Methods: A systematic review of peer-reviewed journals in seven databases was conducted with the publication dates limited to 2006-2011. Studies had to be conducted in the United States or Western Europe and include a comparison group of youth in foster care. The methodological quality of studies was assessed as described in the conference abstract. Outcomes were compared across studies accounting for methodological quality. The primary outcome was improvement in child behaviors measured by standardized instruments.
Results: The search of the electronic databases and review for inclusion criteria produced a total of 14 interventions. Nine of the interventions focused on the caretaker; five targeted the child directly. Thirteen of the studies measured child behavior; ten found a statistically significant improvement on at least one measure. Six studies measured the caretaker's behavior, and two had statistically significant results. Of the interventions with high methodological rigor and a significant improvement in behavior, five of the seven targeted caretakers. The interventions varied in length and were grouped into three categories: less than two months, two-four months, more than four months. Interventions that lasted longer than two months (n=10) generally had stronger results than those that lasted less than two months. Interventions between two and four months in length were more likely to be targeted at foster parents and were just as effective as those longer than four months, which included some interventions which included some targeted at youth. Only one intervention less than two months demonstrated a significant improvement in child behavior.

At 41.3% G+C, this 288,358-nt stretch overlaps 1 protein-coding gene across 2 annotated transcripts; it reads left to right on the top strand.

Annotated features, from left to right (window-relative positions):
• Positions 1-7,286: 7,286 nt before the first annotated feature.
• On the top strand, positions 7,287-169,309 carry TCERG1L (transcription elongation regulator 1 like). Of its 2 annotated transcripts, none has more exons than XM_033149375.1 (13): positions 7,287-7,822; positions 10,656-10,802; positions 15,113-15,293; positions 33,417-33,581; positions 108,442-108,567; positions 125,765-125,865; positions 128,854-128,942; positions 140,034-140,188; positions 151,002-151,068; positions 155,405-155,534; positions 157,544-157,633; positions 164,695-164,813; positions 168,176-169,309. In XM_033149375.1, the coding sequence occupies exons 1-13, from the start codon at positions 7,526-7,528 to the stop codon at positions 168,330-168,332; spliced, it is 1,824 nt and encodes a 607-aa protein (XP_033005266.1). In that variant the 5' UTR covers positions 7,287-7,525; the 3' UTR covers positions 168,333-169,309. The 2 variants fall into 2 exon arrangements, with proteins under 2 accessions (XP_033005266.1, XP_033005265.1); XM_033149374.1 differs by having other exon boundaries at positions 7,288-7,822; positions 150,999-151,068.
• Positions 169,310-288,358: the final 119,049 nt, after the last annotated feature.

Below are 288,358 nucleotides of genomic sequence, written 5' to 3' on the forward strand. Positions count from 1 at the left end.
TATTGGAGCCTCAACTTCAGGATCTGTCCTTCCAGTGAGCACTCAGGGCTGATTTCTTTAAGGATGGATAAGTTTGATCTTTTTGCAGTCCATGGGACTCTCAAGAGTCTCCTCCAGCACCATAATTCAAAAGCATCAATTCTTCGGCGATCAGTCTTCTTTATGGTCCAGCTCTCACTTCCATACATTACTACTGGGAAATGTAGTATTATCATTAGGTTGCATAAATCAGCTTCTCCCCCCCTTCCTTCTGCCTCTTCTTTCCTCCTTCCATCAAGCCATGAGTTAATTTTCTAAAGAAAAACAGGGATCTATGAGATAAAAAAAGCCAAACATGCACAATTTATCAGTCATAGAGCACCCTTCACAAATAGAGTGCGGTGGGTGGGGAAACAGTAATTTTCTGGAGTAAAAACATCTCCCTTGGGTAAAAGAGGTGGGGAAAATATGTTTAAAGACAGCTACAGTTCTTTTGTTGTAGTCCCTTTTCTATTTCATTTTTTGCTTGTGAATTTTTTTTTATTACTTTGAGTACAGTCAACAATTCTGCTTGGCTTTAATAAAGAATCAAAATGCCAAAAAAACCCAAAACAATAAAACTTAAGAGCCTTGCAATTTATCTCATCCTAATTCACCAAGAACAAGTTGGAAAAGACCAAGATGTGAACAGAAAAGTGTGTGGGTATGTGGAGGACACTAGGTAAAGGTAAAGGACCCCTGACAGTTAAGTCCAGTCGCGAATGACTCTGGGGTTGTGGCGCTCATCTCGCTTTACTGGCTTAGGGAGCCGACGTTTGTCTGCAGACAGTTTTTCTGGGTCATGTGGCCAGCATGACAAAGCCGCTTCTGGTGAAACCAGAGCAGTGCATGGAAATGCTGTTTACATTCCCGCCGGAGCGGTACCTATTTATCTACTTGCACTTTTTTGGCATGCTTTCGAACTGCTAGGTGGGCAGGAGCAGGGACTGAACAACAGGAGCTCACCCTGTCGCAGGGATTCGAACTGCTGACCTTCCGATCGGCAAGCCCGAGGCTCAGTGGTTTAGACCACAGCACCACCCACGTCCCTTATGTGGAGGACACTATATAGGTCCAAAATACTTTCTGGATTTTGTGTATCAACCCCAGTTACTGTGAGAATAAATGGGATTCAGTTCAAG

Conclusions and implications: This review found that interventions that targeted the caretaker or the child demonstrated significant improvement in foster youth's behavior. Promising interventions for foster parents can be implemented in a relatively short period of time without tremendous expenditure of resources. Feasibility is particularly important in the child welfare system and an enhanced training program for foster parents may be a more efficient use of resources than a lengthy one-on-one mentoring program for teens. This review had limitations that reduced the generalizability of the interventions.